Clarice is a Recovery Coach at the Greenfield Center for Wellness. September is Recovery Month. All month long, we will be sharing the stories of the amazing people involved in our recovery programs—as participants, families and as part of our team. These are real people sharing real stories: stories not only of addiction, trauma, domestic violence, relapse, loss, fear, and hopelessness, but also hope, confidence, appreciation, excitement, acceptance, faith, and pride. They’re sharing their stories hoping to inspire those facing their own struggles. We hope you will join them, if it feels right, and share some of your experience with recovery.

We know at CHD that everyone’s path to recovery is unique and individual. Our coaches and peer specialists have lived experience that can offer guidance and support to those on their own path toward recovery.

Ali McCormick, left, is 52 and has three sons ages 22, 23 and 24. She will be sober for five months this week after spending half her life using crack cocaine or heroin. “It took me so long to get into a program because I was afraid of failure, but it’s my choice now,” says Ali. “I’m really proud of you, Ali,” says Toni Martin, also a resident at Two Rivers—and a friend. “I’m really proud of you too, Toni,” replies Ali. 

“My husband, George, died a year after we were married,” Toni explains. “He took care of everything: worked, paid the bills, put gas in the car. His heart was made of gold, but it was small and had to pump so much it gave out. It left me empty and bankrupt. We used to listen to the Beatles all the time and sing their songs. There’s no shame in getting help.”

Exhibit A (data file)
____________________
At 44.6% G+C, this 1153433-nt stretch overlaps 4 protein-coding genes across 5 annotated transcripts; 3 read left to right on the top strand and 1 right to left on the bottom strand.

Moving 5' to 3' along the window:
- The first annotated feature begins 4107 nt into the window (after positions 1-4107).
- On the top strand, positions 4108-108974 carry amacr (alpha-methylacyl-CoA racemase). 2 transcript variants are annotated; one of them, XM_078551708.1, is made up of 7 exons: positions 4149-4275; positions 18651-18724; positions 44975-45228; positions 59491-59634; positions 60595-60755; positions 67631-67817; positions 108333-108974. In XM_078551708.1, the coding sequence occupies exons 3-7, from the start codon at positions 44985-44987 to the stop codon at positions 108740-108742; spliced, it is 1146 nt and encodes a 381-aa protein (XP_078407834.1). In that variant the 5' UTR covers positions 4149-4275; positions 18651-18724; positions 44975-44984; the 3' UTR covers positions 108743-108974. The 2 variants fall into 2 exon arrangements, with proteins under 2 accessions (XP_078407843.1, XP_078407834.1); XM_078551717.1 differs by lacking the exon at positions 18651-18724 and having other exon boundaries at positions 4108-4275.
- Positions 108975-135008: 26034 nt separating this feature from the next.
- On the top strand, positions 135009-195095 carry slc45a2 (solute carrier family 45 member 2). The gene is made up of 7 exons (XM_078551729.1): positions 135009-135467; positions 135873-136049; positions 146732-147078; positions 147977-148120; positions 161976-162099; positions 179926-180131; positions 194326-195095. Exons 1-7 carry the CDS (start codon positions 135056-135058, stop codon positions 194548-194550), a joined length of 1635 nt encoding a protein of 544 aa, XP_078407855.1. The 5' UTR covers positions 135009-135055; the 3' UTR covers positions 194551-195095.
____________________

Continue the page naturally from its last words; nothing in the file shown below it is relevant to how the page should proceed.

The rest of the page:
“If you’re dealing drugs and people are dying from what you’re selling, all the junkies want what you got because you got the good stuff. That’s the insanity of addiction.”

Jeffrey Bass just celebrated his 10-year anniversary of sobriety. He’s also a Certified Peer Specialist Supervisor for a team of seven CHD staff helping people to sobriety in Holyoke. “We treat people with a dual diagnosis. Along with substance abuse, depression is the big one. Boredom is the worst for an addict. People do drugs and alcohol just to feel better. But the underlying reasons why you’re using will be there in the morning. Recovery is a choice and there is no wrong door in.

“Black raspberry!” Tabby calls out to another resident of Two Rivers Recovery Center, making her ice cream order for the Labor Day party.

Tabby began abusing substances amid the pain of her young daughter passing away. “I just started taking everything. I wound up in detox and then here at Two Rivers. I hated it at first, hated everyone. I’ve always been independent, and for the first 30 days you’re here, no phone and no car. My daughter Khalyah was staying with her father but DCF placed her in foster care. I met her foster parents and realized that she is in a great place now. Knowing that allowed me to accept that I need help. I could focus on me.”